impending old age, Death the invincible:
not even, my friend, if with three hundred bulls
every day, you appease pitiless Pluto,
jailor of three-bodied Geryon,
who imprisons Tityos by the sad
stream, that every one of us must sail over,
whoever we are that enjoy earth's riches,
whether we're wealthy, or whether we are
the most destitute of humble farmers.
In vain we'll escape from bloodiest warfare,
from the breakers' roar in the Adriatic,
in vain, on the autumn seas, we'll fear
the southerly that shatters our bodies:
We're destined to gaze at Cocytus, winding,
dark languid river: the infamous daughters
of Danaus: and at Sisyphus,
son of Aeolus, condemned to long toil.
We're destined to leave earth, home, our loving wife,
nor will a single tree, that you planted here,
follow you, it's briefly-known master,
except for the much-detested cypress.
A worthier heir will drink your Caecuban,
that cellar a hundred keys are protecting,
and stain the street with a vintage wine,
finer than those at the Pontiff's table.
It's peace the sailor asks of the gods, when he's
caught out on the open Aegean, when dark clouds
have hidden the moon, and the constellations
It's peace for Thrace, so furious in battle,
peace for the Parthians, adorned with quivers,
and, Grosphus, it can't be purchased with jewels,
or purple or gold.
No treasure, no consular attendants,
can remove the miserable mind's disorders,
and all of the cares that go flying around
our panelled ceilings.
He lives well on little, whose meagre table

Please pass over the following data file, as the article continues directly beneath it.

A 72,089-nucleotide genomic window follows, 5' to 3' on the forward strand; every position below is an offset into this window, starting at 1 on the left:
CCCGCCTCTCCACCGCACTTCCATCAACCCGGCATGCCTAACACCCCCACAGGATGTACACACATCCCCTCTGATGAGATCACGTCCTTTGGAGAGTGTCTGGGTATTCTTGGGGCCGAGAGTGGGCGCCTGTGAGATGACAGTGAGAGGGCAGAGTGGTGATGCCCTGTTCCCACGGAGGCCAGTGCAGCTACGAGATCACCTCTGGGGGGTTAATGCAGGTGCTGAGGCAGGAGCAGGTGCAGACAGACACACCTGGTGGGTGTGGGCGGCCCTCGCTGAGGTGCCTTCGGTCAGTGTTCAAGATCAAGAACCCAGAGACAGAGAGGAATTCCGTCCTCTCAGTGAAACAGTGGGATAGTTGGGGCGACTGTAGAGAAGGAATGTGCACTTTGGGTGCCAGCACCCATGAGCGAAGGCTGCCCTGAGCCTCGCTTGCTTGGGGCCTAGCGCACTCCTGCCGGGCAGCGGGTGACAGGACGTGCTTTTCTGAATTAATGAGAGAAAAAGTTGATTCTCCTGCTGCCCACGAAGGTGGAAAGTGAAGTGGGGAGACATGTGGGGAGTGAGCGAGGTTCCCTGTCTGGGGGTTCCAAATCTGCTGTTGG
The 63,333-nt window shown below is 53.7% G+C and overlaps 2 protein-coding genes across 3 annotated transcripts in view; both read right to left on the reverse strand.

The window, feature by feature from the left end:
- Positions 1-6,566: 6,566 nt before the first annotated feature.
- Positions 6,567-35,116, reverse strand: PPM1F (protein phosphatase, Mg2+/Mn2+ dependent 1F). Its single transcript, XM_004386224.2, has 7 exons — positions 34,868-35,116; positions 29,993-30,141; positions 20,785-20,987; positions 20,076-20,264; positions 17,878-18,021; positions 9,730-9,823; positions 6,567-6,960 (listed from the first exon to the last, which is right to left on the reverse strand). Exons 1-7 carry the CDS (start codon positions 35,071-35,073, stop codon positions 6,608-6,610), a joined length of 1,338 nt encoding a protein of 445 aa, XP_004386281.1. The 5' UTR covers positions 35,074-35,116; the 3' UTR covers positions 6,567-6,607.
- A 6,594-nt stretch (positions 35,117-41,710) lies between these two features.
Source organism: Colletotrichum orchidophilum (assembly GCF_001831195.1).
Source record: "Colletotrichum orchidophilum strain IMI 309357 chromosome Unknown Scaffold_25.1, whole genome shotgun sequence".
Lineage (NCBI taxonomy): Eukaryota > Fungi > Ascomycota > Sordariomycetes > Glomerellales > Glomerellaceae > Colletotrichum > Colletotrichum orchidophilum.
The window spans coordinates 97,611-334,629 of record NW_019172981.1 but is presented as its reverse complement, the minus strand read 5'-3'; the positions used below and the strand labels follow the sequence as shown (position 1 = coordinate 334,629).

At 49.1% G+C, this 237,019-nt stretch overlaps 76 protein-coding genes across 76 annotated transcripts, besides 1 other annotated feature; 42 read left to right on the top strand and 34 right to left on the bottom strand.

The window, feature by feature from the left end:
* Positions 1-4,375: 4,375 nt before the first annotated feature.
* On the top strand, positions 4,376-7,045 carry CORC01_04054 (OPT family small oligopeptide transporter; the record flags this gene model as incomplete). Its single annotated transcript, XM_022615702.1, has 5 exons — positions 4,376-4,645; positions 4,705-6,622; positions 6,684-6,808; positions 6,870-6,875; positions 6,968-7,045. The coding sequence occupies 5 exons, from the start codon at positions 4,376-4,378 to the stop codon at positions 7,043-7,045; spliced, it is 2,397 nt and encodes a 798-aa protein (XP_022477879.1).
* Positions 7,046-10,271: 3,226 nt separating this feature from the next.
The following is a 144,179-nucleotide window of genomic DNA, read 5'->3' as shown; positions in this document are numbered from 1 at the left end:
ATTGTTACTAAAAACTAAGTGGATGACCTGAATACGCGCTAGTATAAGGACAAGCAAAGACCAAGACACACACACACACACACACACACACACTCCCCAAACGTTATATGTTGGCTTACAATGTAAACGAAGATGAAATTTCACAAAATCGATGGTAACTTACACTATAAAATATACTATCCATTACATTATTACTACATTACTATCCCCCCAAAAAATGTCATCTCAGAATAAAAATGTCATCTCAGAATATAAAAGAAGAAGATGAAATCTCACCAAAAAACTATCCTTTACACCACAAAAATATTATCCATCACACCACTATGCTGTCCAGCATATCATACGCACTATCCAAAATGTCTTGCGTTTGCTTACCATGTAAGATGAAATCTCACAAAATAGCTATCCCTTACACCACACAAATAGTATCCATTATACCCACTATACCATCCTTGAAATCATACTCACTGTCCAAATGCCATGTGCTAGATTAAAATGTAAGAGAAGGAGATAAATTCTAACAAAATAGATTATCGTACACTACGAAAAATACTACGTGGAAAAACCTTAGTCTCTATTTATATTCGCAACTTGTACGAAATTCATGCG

gleams with his father's salt-cellar, whose soft sleep
isn't driven away by anxiety,
or by sordid greed
Why do we struggle so hard in our brief lives
for possessions? Why do we exchange our land
for a burning foreign soil? What exile flees
from himself as well?
Corrupting care climbs aboard the bronze-clad ship,
and never falls behind the troops of horses,
swifter than deer, swifter than easterly winds
that drive on the clouds.
Let the spirit be happy today, and hate
the worry of what's beyond, let bitterness
be tempered by a gentle smile. Nothing is
Bright Achilles was snatched away by swift death,
Tithonus was wasted by lingering old age:
perhaps the passing hour will offer to me
what it denies you.
A hundred herds of Sicilian cattle
low around you, mares fit for the chariot
bring you their neighing, you're dressed in wool:
has stained it twice: truthful Fates, 'the Sparing Ones',
the Parcae, gave me a little estate, and
the purified breath of Greek song, and my scorn
for the spiteful crowd.
BkII:XX Poetic Immortality
A poet of dual form, I won't be carried
through the flowing air on weak or mundane wings,
nor will I linger down here on earth,
for any length of time: beyond envy,
I'll leave the cities behind. It's not I, born
of poor parents, it's not I, who hear your voice,
beloved Maecenas, I who'll die,
or be encircled by Stygian waters.
Even now the rough skin is settling around
my ankles, and now above them I've become
a snow-white swan, and soft feathers are
emerging over my arms and shoulders.
Soon, a melodious bird, and more famous
than Icarus, Daedalus' son, I'll visit
Bosphorus' loud shores, Gaetulian
Syrtes, and the Hyperborean plains.
Colchis will know me, so will the Scythians,
who pretend to show no fear of Italian
troops, and the Geloni: Spain will learn
from me, the expert, and those who drink Rhone.
No dirges at my insubstantial funeral,
no elegies, and no unseemly grieving:
suppress all the clamour, not for me
the superfluous honour of a tomb.